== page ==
So why is so effective in helping operators address the MDU challenge? It comes down to physics. By extending the frequency range — up to 106MHz — over which the broadband signals travel, can deliver 100s of Mbps (up to 1 Gbps) of capacity to customers using the same copper that once delivered 56 Kbps. However, with higher frequencies come shorter distances over which those data speeds can be sustained. Yet, in a MDU application where copper distances rarely surpass 200 meters, is quickly becoming the choice solution for operators, providing a more effective and efficient way to deliver competitive ultra-broadband and next-generation services to older buildings once owned by the cable providers.

Overcoming the Snowflake Factor With G.Fast

The wide variation in MDU age and construction requires an equally wide variety of deployment solutions. is ideally suited to this challenging environment. Since serves only short copper loops, access devices need to be small, serving fewer subscribers than ever before. Commonly called micro-nodes, these discreet and flexible devices can be deployed in any location that is conveniently close to users and cost-
effective for the service provider. As Figure 2 illustrates, micro-nodes address the snowflake factor with a variety of form factors:

Figure 2. Micro-node MDU deployment scenarios

Figure 2. Micro-node MDU deployment scenarios

Sealed Small form factor, sealed micro-nodes offer deploy-anywhere flexibility. They can be used outside a small MDU where no equipment room is available. They are inherently tamperproof for indoor applications where no secure equipment room is available. And since they are passively cooled, they lack the fan noise of traditional rack mount solutions.

ONTFor FTTH operators, micro-nodes are simply another ONT choice. Single or multi-port ONTs can be tactically deployed where running fiber all the way to the living unit is not practical. Fiber-to-the-front-door (FTTfd) ONTs can reduce costs and effort by supporting reverse power and subscriber self-installation. They bring the speed of fiber to customer’s front doors, and avoid the cost of rewiring living units. FTTfd ONTs can be installed outside the residence at a time that is convenient for the operator, and automatically activated when the subscriber self-installs the CPE.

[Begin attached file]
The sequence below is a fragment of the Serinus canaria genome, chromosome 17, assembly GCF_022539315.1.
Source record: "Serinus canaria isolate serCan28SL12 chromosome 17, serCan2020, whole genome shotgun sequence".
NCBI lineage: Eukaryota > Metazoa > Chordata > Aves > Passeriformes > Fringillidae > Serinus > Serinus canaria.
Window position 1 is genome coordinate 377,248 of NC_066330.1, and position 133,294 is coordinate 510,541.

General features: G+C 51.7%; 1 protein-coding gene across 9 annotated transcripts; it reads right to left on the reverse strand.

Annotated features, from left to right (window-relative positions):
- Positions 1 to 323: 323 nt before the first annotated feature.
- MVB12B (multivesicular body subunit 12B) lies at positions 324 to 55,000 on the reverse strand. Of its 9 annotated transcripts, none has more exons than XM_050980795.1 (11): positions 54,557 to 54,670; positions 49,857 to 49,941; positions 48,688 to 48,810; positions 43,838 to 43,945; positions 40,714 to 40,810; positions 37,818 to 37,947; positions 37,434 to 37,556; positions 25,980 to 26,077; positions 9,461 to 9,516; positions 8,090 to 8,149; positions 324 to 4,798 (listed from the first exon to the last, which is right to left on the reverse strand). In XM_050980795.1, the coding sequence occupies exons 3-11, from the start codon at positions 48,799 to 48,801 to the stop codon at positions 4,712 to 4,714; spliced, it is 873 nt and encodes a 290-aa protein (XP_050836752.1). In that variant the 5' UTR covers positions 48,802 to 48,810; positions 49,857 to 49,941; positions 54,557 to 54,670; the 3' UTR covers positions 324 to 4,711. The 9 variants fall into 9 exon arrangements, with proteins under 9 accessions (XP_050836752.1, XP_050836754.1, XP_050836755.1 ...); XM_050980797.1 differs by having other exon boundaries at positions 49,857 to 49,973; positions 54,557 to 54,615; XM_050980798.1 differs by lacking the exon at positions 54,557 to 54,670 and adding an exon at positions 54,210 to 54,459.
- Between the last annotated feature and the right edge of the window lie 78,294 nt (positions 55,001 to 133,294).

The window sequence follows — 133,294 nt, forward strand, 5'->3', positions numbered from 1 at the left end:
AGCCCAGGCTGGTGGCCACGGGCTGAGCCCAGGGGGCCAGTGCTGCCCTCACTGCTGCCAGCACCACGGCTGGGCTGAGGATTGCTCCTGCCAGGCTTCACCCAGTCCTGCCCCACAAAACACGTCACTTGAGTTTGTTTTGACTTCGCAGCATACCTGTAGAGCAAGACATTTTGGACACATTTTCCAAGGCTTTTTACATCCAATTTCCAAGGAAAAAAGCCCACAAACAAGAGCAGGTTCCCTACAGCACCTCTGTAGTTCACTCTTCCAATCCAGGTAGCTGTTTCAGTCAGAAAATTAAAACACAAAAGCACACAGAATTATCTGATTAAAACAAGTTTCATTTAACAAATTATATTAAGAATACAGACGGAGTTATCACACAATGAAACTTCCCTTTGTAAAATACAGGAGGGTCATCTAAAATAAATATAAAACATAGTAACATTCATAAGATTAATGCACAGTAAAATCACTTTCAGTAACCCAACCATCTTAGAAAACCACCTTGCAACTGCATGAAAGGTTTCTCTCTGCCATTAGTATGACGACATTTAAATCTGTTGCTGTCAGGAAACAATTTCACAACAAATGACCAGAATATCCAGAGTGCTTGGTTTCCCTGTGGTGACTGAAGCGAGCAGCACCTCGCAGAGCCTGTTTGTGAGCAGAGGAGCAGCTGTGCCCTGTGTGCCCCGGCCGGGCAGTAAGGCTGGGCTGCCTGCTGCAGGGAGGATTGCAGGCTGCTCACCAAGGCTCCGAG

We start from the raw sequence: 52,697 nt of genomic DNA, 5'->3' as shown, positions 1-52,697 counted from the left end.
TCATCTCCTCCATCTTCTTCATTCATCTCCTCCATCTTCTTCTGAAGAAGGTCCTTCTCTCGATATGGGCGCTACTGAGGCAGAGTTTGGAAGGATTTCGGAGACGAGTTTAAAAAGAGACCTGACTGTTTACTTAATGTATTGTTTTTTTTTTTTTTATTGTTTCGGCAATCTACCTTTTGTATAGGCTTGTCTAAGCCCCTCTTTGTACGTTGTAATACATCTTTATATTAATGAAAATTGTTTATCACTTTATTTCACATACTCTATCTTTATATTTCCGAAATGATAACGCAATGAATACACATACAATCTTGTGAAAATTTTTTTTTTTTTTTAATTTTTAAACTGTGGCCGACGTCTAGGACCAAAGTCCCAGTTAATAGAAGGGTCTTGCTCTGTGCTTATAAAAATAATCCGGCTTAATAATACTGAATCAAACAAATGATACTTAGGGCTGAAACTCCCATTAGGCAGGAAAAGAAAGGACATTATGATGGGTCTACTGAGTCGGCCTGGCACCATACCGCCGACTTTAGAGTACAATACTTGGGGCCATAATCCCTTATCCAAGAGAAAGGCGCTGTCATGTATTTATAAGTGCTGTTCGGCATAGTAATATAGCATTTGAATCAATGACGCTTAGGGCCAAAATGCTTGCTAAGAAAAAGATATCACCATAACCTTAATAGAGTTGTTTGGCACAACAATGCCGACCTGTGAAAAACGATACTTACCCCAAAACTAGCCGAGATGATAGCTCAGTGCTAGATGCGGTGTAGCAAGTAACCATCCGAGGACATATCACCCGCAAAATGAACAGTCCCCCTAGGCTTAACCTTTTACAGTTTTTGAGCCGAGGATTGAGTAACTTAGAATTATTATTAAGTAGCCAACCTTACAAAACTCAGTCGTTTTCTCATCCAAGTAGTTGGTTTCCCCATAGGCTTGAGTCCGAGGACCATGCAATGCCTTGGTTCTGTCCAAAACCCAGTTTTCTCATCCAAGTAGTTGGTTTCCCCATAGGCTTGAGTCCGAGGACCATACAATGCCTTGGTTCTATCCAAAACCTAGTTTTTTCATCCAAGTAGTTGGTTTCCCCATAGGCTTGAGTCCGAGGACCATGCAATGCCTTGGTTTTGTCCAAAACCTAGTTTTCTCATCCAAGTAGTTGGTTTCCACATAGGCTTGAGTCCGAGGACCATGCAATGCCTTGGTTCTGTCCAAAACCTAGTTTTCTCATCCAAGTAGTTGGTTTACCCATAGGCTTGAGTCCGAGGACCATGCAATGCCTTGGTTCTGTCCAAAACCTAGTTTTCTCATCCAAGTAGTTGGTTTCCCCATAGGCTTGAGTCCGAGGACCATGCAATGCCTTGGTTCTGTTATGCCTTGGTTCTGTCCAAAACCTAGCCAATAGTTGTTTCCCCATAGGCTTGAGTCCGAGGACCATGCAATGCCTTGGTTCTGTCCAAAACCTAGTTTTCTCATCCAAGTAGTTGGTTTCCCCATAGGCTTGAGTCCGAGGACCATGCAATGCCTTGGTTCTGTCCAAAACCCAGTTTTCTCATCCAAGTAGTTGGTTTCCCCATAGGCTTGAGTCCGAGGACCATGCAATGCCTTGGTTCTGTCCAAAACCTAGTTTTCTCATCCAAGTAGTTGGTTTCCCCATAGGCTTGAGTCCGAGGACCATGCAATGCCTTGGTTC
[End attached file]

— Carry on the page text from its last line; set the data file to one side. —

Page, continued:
Bridging the MDU Divide

Creating an onramp to 100+ megabit and even gigabit speeds, is beginning to help operators bridge the MDU divide and deliver ultra-broadband access to customers for a fraction of the price, disruption, and time associated with fiber alone. Providing a solution for virtually every MDU scenario, potential barriers once tied to a building’s size, location, or infrastructure have faded away, creating value where little may have existed before.

“Many service providers struggle with the logistics and economic challenge of deploying fiber within MDU environments because of difficult access and notoriously high churn,” said Teresa Mastrangelo, senior analyst at Heavy Reading. “ has emerged as an ideal technology for bridging this gap by matching the ability to deliver near gigabit speeds over the short copper loops found in most MDU environments with the reality that overlaying the twisted copper pair infrastructure in these buildings can be difficult and expensive. Many think of MDUs as a niche market, but they actually represent the majority of subscribers worldwide.” 

Sources: 1. TMCNet 2012 “Overcoming the Challenges of Fiber Deployment in Multi-Dwelling Units” by Linnea M. Wilkes, TMCnet Special Guest, December 10, 2012. 2. NMHC tabulations of 2012 Rental Housing Finance Survey microdata, US Census Bureau. Updated 8/201


About Author

Keith Russell is Product Marketing Manager, responsible for global marketing activities for Alcatel-Lucent’s Fixed Networks Division, focusing on market strategy, product planning, and campaign management for FTTx access solutions. He also spent 5 years at Alcatel-Lucent as a business manager focused on the North American Independent Telco Market. He has more than 20 years of experience in fixed access and the Telecommunications industry. For more information, please email or visit